IRELAND’S economy would face a massive battering in the event of a No Deal Brexit, the country’s bank chief warned today.
The head of Ireland’s central bank said farmers could be wiped out in a devastating blow to rural areas.
The forecast could encourage Irish politicians to be more accommodating to Theresa May’s requests for a fix to the current Brexit deal.
Philip Lane, governor of the Central Bank of Ireland, said in a speech today: “A sudden, No Deal scenario would have immediate disruptive effects that would permeate almost all areas of economic activity.
“The agri-food sector would be disproportionately affected, with a corresponding outsized impact on rural regions, especially near the border.”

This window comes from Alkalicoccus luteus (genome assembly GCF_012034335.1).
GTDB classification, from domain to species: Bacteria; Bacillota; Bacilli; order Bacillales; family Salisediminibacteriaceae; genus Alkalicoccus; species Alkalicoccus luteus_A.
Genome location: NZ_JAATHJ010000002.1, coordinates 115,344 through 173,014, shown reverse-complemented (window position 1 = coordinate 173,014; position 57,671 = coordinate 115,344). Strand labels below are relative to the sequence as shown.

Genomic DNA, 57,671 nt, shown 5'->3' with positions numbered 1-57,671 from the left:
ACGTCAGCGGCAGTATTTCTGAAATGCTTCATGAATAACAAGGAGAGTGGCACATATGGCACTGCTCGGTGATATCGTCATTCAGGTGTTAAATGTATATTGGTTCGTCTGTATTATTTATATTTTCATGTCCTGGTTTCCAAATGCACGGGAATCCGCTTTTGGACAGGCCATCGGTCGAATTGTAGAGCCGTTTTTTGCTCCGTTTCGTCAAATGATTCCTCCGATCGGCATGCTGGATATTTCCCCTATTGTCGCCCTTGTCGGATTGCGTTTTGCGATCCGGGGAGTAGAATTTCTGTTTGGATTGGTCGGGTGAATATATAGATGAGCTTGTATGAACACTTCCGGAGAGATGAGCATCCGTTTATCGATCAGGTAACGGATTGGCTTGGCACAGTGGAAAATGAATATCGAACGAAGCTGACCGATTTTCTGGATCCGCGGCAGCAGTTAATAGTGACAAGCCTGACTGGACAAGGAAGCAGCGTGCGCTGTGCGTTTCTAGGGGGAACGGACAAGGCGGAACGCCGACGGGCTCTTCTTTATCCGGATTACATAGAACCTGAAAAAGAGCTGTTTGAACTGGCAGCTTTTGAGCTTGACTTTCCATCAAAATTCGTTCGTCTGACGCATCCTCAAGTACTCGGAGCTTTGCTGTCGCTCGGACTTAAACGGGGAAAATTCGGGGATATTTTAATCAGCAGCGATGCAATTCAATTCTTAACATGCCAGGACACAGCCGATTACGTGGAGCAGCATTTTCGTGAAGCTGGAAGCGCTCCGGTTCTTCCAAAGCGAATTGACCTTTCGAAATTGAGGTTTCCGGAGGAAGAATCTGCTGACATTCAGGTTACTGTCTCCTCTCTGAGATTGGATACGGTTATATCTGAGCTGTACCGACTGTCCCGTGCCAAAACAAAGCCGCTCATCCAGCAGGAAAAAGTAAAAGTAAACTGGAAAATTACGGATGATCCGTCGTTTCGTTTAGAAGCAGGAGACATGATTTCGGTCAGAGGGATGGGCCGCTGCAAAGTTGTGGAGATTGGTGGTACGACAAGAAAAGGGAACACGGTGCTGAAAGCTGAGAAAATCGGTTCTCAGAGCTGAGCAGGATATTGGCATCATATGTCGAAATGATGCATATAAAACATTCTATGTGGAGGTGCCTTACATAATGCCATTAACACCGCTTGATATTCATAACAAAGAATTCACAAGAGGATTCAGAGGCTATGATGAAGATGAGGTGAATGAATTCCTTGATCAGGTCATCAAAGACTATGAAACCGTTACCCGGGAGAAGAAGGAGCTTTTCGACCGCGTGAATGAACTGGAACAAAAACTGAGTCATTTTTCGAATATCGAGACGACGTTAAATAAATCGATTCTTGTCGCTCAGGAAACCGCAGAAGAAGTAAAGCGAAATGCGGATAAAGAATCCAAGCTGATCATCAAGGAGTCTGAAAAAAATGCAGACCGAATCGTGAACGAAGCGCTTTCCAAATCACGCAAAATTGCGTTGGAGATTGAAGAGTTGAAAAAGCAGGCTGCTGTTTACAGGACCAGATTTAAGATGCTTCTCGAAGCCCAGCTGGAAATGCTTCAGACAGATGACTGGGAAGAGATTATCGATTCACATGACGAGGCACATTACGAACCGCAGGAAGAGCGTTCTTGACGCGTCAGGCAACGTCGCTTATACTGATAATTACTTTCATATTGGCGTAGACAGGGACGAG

He suggested that No Deal would cut Ireland’s economic growth by four percentage points.
That would end the country’s economic boom and push it close to a recession.
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And he added that any economic weakness in the UK would have a spillover effect on Ireland because so many companies are dependent on trade with Britain.
Dr Lane’s warning was echoed by former Irish PM Bertie Ahern.
He told a Commons committee that Ireland would lose up to 40,000 jobs if there were a No Deal Brexit.
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